Lessons by Jon

Decoding Data in a CGI

In the last lesson you got a better look at the garbage that is returned by WWW clients from a form. While you could see the data there, it was interspersed with odd characters; lots of "=" and "%" and such. In this lesson we will learn how to extract the information you want from this apparent mess.

Required OSAX


NOTE: if you have not yet installed these OSAXen, then do it before starting this lesson. The script will not compile without them. Go back to the Requirements section to download the OSAXen if you need them.

Script5.txt - Decoding Data

Here is the entire script for this lesson. The comments have been removed so you see only the lines that actually get compiled. The full script, including comments and special characters, is in the archive with the name "Script4.txt".
property crlf : (ASCII character 13) & (ASCII character 10)
property http_10_header : "HTTP/1.0 200 OK" & crlf & "Server: MacHTTP" & crlf & Ā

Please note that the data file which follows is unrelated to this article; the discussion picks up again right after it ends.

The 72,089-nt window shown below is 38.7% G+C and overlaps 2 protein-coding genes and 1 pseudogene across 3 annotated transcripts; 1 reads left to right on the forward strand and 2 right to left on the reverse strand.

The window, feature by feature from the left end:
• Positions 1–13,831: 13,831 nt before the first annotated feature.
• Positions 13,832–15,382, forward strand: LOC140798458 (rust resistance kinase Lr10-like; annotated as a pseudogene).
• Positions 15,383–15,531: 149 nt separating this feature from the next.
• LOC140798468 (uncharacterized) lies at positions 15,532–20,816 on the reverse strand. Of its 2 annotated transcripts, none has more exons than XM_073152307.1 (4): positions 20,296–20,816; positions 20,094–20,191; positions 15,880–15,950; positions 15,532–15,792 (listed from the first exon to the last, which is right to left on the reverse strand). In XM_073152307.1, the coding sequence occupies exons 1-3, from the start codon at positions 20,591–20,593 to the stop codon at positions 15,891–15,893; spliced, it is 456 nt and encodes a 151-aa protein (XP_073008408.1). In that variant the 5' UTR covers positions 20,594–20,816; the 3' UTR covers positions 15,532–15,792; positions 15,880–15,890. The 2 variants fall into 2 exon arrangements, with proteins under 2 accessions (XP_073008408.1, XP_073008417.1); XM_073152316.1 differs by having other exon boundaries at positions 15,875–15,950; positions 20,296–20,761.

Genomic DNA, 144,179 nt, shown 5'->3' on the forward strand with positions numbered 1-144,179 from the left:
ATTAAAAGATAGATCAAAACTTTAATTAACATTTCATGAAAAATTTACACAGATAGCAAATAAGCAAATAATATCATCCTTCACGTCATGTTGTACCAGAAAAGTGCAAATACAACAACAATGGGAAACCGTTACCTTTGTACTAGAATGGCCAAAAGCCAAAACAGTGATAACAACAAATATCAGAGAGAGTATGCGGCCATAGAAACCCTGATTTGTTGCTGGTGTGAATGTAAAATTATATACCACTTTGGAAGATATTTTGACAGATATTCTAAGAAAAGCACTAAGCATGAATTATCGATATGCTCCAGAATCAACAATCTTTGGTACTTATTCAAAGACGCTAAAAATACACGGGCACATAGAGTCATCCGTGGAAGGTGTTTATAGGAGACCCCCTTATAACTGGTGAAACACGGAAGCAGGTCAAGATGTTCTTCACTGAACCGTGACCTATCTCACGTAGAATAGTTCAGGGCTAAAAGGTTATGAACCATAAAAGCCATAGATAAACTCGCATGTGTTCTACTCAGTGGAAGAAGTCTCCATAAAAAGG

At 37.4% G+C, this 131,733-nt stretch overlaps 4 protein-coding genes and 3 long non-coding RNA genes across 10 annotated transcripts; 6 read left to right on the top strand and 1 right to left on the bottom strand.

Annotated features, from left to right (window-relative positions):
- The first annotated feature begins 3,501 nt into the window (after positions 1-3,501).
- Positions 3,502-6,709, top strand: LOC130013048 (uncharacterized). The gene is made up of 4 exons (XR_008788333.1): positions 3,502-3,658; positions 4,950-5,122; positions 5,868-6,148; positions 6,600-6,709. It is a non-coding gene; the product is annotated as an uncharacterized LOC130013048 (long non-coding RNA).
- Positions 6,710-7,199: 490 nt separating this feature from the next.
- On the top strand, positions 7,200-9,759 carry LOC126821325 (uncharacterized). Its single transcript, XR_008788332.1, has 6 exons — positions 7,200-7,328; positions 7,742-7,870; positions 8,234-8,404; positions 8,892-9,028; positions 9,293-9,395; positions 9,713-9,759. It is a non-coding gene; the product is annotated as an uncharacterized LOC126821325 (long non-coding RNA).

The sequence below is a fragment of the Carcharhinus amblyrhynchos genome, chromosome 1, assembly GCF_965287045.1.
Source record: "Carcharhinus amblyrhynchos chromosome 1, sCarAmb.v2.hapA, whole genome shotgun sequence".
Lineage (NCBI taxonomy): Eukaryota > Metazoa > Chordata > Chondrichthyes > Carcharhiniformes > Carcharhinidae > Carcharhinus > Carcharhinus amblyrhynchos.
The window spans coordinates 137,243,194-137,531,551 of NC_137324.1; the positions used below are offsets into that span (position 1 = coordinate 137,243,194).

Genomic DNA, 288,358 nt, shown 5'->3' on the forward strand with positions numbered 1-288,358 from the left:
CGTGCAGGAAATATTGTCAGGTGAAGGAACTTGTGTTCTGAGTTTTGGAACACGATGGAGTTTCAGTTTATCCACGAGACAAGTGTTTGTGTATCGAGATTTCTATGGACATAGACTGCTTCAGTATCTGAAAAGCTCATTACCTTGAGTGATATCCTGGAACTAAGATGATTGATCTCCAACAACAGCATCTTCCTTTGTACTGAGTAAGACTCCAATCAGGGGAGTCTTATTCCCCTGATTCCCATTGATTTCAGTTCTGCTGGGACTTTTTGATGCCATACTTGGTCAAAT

"MIME-Version: 1.0" & crlf & "Content-type: text/html" & crlf & crlf
property idletime : 300
property datestamp : 0

set datestamp to current date

on «event WWW½sdoc» path_args ¬
   given «class kfor»:http_search_args, ¬
      «class post»:post_args, «class meth»:method, ¬
      «class addr»:client_address, «class user»:username, ¬
      «class pass»:password, «class frmu»:from_user, ¬
      «class svnm»:server_name, «class svpt»:server_port, ¬
      «class scnm»:script_name, «class ctyp»:content_type


   set datestamp to current date

   set return_page to http_10_header ¬
      & "<HTML><HEAD><TITLE>Parsed Results</TITLE></HEAD>" ¬
      & "<BODY><H1>Parsed Results</H1>" & return
   set return_page to return_page & "<H4>post_args</H4><PRE>" & return

   set postarglist to tokenize post_args with delimiters {"&"}

   set postargtext to ""
   repeat with curritem in postarglist
      set postargtext to postargtext & ¬
         (Decode URL (DePlus (last text item of currpostarg))) & return & return
   end repeat

   set return_page to return_page & postargtext & "</PRE>" & return
   set return_page to return_page ¬
      & "<HR><I>Results generated at: " & (current date) ¬